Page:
When Marianne finishes the portrait, she burns the unfinished canvas and asks the Countess if she can show Héloïse, so that she knows the truth. She is nervous about revealing her perfidy, but is dismayed when Héloïse claims that the picture is too conventional and lacks insight into personality. Nettled by the truth of her remarks. Marianne smudges the face and the Countess is aghast. However, Héloïse offers to pose for a replacement and her mother gives them five days to make amends.
Wearing the green dress, Héloïse poses on a padded stool for Marianne to begin sketching. As she sits, she asks about Marianne's artistic experiences and whether she has ever made any nude studies or been permitted to paint a man. One night, Sophie confides that she is pregnant and Marianne helps her try to induce a miscarriage by running on the beach and making a potion from dune flowers. She reveals that she had once been in the same position and Héloïse is fascinated to know what it feels like to be in love. Work continues on the portrait and, when Marianne complains that Héloïse is proving elusive, she is surprised to learn that she also employs telltale gestures to hide her feelings. However, when they play cards with Sophie (who has her own talent for embroidery), Héloïse lets down her guard and Marianne is charmed to see her being natural for the first time.
They take Sophie to an outdoor gathering of women, where it's discovered that she is still pregnant. The women sing `Fugere non possum' (`We can't escape') and Héloïse becomes so entranced that she barely notices that the hem of her dress has caught fire. The voices remain on the soundtrack, as Marianne and Héloïse explore a cave the next morning and kiss. Returning to the house, they make love and they spend the night together. After taking Sophie to see a woman who prepares a termination potion, Marianne radically paints Héloïse ministering to Sophie in a similar pose. She also chides her for smiling while posing for the portrait and kisses her. They experiment with a drug that heightens pleasure, but Marianne is troubled by visions of Héloïse in her wedding dress after she reads aloud the story of Orpheus and Eurydice at the mouth of the Underworld.
Eventually, she tells her lover that she is disappointed that the picture is nearly finished and wishes she could destroy it to prolong their time together. But Héloïse accuses Marianne of blaming her for accepting her destiny and she rushes down to the beach to be alone. However, Sophie breaks the news that the Countess is returning the next day and Marianne rushes across the headland to find Héloïse sitting on a rock and they kiss passionately, as they know that their time is almost over.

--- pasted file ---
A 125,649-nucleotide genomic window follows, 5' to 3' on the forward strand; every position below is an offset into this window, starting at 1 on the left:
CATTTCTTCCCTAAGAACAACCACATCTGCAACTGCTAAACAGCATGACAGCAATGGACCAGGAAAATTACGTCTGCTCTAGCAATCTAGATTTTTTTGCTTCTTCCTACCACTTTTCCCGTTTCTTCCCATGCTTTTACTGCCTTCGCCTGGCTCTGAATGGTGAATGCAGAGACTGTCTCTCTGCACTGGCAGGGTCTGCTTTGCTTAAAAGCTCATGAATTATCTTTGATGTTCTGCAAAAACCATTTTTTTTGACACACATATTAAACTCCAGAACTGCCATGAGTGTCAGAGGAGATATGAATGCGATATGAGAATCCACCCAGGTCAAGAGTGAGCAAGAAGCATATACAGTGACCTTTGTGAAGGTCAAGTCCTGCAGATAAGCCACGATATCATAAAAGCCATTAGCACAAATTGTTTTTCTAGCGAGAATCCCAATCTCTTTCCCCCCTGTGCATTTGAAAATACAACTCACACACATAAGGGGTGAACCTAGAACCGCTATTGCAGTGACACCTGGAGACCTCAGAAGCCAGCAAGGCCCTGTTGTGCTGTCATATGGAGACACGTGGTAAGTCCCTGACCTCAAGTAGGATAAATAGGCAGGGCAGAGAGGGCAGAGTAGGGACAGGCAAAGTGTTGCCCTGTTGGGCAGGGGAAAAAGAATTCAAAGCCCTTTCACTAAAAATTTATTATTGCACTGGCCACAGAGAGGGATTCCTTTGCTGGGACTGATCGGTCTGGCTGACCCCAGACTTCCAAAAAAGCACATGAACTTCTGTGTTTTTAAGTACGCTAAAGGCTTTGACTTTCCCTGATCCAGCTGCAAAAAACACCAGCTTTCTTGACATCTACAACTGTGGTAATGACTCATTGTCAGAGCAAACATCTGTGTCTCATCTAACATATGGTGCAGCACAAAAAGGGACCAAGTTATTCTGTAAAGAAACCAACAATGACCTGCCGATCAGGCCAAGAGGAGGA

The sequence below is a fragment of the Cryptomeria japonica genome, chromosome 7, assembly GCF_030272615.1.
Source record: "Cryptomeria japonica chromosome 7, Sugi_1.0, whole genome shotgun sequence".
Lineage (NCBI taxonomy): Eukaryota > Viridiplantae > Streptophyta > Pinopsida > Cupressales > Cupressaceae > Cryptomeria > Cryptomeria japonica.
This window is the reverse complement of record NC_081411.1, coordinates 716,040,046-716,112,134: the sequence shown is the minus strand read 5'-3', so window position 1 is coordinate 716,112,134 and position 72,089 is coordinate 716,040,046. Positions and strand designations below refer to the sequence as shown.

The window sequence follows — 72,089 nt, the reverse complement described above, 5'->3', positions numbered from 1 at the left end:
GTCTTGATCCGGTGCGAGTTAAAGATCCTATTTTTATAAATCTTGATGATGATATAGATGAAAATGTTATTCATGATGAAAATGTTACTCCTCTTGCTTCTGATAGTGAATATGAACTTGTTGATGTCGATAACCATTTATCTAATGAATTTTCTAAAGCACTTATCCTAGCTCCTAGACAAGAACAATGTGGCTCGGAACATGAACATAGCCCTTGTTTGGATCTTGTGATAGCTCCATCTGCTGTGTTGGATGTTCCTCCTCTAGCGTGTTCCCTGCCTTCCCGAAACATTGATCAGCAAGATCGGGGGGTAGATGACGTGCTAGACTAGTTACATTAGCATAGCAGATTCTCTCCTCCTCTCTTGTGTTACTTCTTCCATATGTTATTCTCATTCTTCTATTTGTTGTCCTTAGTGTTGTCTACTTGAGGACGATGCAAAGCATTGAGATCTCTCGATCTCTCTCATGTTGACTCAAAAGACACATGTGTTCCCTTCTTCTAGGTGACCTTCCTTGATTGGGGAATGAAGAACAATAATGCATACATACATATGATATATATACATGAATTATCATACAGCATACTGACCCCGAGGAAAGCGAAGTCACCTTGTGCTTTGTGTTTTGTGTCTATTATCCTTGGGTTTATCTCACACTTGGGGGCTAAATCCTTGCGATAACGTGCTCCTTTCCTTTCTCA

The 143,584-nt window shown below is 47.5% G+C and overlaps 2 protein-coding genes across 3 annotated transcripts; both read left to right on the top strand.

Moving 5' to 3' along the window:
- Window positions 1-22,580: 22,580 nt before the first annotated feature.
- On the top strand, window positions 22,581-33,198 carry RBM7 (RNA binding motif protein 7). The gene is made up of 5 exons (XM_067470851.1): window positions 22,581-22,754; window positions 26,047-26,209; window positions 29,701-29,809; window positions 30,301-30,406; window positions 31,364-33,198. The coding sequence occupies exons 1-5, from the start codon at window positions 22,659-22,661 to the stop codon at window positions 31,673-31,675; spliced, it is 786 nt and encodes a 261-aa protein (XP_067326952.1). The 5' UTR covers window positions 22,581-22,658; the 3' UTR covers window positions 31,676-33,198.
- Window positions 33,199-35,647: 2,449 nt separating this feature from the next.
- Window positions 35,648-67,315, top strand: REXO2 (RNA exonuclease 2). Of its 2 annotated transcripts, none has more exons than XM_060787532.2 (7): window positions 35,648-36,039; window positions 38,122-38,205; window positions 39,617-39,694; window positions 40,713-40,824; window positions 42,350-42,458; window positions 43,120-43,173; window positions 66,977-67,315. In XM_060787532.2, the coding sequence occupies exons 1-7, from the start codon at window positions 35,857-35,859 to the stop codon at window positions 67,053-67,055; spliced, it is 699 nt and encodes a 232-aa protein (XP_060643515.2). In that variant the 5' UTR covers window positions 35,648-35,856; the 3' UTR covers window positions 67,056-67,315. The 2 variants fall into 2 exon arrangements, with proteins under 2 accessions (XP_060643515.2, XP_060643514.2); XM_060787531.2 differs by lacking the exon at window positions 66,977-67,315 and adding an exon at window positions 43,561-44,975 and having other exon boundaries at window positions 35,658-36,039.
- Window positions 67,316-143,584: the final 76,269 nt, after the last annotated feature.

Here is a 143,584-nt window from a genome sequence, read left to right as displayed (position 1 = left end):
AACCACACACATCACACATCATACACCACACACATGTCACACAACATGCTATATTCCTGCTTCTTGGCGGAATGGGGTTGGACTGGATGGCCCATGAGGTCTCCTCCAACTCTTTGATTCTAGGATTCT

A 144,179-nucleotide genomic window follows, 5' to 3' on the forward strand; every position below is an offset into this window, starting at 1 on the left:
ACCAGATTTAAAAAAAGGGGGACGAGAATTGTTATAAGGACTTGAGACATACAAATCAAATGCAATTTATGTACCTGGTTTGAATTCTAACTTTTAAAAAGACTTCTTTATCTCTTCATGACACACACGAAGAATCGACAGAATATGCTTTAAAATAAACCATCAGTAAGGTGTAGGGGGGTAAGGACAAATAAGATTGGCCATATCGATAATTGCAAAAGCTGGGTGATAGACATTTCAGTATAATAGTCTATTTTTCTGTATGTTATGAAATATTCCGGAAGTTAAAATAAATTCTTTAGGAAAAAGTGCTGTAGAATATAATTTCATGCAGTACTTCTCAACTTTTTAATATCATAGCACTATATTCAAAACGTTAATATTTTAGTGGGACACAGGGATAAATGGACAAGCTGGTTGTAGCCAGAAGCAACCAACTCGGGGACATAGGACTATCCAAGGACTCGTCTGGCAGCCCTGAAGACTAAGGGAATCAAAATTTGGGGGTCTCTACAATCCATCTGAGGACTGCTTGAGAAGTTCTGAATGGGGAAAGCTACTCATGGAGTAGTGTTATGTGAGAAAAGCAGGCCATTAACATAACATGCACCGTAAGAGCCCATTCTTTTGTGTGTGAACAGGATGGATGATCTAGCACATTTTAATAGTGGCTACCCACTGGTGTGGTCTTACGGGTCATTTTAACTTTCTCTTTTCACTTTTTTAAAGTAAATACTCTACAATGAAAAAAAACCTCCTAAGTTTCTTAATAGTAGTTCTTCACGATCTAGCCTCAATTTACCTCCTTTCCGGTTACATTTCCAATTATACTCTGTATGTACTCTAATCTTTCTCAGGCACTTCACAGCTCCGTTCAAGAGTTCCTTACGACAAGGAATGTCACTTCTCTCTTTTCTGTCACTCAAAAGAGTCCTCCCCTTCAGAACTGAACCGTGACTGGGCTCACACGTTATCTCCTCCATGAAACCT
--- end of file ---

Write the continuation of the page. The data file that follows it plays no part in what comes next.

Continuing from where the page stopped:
With the portrait finished, Marianne sketches a miniature of Héloïse, who asks her to draw a self-portrait on page 28 of her book. She has her lover recline on a divan and props a mirror up against her groin to capture her expression as she gazes at Héloïse. Fighting sleep, they discuss the moments they will remember from their tryst and Héloïse confides that she had wanted to kiss Marianne from the moment she had revealed that she had known love. But they have no time together the next morning, as the Countess has already arrived. She approves the portrait and pays Marianne her fee. When she comes to say her goodbyes, she is appalled to see Héloïse in her wedding dress and she bolts for the door after a brief embrace. However, Héloïse urges her to look back and the image burns into Marianne's memory.
Back in her studio, Marianne tells her students that she only saw Héloïse twice more. The first time was at a salon at which she was exhibiting her own painting of Orpheus and Eurydice. While flicking through the catalogue, she noticed a portrait of Héloïse and her son and her eyes fill with tears when she notices that a book on her lap is open on p28. She saw her again at a concert, when Héloïse had been overcome with emotion at hearing the Vivaldi `Presto' that Marianne had played for her all those years ago.
Such is the focus on the central flashback in this exquisite film that we get little sense of what happens outside the time capsule formed in Marianne's memory. We never discover when she came to paint the picture that prompted the extended recollection. Nor, apart from the revelation that she submits items to the salon under her father's name, do we learn why Marianne is teaching a class of aristocratic young ladies. Moreover, while the salon portrait suggests that Héloïse has become a mother, we are left to speculate about what happened to Sophie's child and whether the Countess managed to make her own escape from the marital home. Does the French Revolution have any part to play in the women's ultimate fate?
These loose ends only add to the fascination of a tale told with insight and finesse by Céline Sciamma, who has acknowledged that Marianne and Héloïse emancipating and reciprocal collaboration was inspired by her own romance with Adèle Haenel. She has also spoken of the `Russian doll' effect of watching painter Hélène Delmaire producing a portrait of someone she had once loved being filmed by cinematographer Claire Mathon responding to her directions. This is clearly a billet doux to an erstwhile love, albeit one who remains a significant figure in Sciamma's creative life. But, it's also an important affirmation of the female gaze and. like Agnès Merlet's Artemisia (1997), this is also a treatise on the problems that women artists have faced down the centuries in being taken seriously by their male counterparts.